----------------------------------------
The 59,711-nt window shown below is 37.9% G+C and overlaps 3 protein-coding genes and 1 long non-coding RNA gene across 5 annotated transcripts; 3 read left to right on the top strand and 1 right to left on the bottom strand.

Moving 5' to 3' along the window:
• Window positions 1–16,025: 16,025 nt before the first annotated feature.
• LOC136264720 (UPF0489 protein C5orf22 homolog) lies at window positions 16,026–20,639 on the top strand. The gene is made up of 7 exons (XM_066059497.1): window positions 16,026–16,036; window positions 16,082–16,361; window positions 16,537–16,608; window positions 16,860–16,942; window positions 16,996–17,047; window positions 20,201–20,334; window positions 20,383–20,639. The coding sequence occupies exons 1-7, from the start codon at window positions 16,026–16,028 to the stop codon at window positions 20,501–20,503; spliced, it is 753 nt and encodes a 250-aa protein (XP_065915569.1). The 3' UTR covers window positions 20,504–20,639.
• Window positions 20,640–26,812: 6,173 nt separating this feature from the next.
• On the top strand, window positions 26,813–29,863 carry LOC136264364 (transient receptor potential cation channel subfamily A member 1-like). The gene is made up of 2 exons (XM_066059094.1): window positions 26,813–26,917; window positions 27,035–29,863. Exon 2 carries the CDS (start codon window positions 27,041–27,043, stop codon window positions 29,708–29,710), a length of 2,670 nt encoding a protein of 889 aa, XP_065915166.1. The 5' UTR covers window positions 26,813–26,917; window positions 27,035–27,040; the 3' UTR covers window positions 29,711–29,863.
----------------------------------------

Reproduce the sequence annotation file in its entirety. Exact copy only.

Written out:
The 59,711-nt window shown below is 37.9% G+C and overlaps 3 protein-coding genes and 1 long non-coding RNA gene across 5 annotated transcripts; 3 read left to right on the top strand and 1 right to left on the bottom strand.

Moving 5' to 3' along the window:
• Window positions 1–16,025: 16,025 nt before the first annotated feature.
• LOC136264720 (UPF0489 protein C5orf22 homolog) lies at window positions 16,026–20,639 on the top strand. The gene is made up of 7 exons (XM_066059497.1): window positions 16,026–16,036; window positions 16,082–16,361; window positions 16,537–16,608; window positions 16,860–16,942; window positions 16,996–17,047; window positions 20,201–20,334; window positions 20,383–20,639. The coding sequence occupies exons 1-7, from the start codon at window positions 16,026–16,028 to the stop codon at window positions 20,501–20,503; spliced, it is 753 nt and encodes a 250-aa protein (XP_065915569.1). The 3' UTR covers window positions 20,504–20,639.
• Window positions 20,640–26,812: 6,173 nt separating this feature from the next.
• On the top strand, window positions 26,813–29,863 carry LOC136264364 (transient receptor potential cation channel subfamily A member 1-like). The gene is made up of 2 exons (XM_066059094.1): window positions 26,813–26,917; window positions 27,035–29,863. Exon 2 carries the CDS (start codon window positions 27,041–27,043, stop codon window positions 29,708–29,710), a length of 2,670 nt encoding a protein of 889 aa, XP_065915166.1. The 5' UTR covers window positions 26,813–26,917; window positions 27,035–27,040; the 3' UTR covers window positions 29,711–29,863.